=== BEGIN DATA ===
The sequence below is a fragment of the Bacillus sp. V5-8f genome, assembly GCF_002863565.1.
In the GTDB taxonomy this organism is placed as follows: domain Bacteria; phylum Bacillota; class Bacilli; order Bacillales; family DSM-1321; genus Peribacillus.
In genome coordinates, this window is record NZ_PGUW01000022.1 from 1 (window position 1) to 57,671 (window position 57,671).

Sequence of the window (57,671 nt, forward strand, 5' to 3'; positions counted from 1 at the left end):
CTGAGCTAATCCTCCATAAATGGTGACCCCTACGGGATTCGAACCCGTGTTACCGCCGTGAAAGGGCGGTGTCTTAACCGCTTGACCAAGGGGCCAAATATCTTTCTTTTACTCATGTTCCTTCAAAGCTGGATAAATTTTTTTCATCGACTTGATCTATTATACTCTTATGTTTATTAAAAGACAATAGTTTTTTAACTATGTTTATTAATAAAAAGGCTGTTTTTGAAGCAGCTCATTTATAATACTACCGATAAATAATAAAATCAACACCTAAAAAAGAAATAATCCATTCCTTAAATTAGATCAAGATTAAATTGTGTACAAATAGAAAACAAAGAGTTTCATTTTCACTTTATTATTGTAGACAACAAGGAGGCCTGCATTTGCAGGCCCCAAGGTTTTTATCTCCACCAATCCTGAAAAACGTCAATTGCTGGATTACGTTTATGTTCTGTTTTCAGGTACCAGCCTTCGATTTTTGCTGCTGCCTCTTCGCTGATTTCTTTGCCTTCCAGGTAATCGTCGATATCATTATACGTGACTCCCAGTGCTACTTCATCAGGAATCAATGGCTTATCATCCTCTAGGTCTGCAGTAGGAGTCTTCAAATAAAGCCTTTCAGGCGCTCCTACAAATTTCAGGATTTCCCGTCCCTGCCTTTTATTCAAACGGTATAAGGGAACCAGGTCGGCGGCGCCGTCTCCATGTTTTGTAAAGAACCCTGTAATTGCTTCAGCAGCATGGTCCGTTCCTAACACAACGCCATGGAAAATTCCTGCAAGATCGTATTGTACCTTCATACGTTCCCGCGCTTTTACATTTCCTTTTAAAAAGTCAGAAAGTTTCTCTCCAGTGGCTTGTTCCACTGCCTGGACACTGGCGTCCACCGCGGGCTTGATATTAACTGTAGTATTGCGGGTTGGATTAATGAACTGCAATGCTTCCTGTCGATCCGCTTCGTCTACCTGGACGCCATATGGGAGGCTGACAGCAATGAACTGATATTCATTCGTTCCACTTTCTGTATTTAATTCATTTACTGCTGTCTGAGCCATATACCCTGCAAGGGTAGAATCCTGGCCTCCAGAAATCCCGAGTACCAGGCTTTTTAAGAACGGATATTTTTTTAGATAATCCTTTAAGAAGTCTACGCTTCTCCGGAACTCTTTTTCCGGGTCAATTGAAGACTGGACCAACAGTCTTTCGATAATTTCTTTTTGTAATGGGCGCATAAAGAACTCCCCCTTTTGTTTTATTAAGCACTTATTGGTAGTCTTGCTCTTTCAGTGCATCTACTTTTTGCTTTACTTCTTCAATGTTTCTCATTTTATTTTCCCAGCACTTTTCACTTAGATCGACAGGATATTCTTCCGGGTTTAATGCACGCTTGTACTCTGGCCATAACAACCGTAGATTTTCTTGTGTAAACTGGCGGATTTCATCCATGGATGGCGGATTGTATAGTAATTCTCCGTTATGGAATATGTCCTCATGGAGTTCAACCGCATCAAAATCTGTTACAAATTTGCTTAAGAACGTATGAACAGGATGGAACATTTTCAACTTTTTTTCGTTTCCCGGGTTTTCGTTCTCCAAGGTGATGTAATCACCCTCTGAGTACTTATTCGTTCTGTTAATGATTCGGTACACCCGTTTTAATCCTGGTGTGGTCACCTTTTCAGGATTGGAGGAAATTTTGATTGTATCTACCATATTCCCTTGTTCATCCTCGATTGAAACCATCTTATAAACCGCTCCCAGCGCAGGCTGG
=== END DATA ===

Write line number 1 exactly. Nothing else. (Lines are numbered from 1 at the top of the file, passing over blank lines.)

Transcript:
The sequence below is a fragment of the Bacillus sp. V5-8f genome, assembly GCF_002863565.1.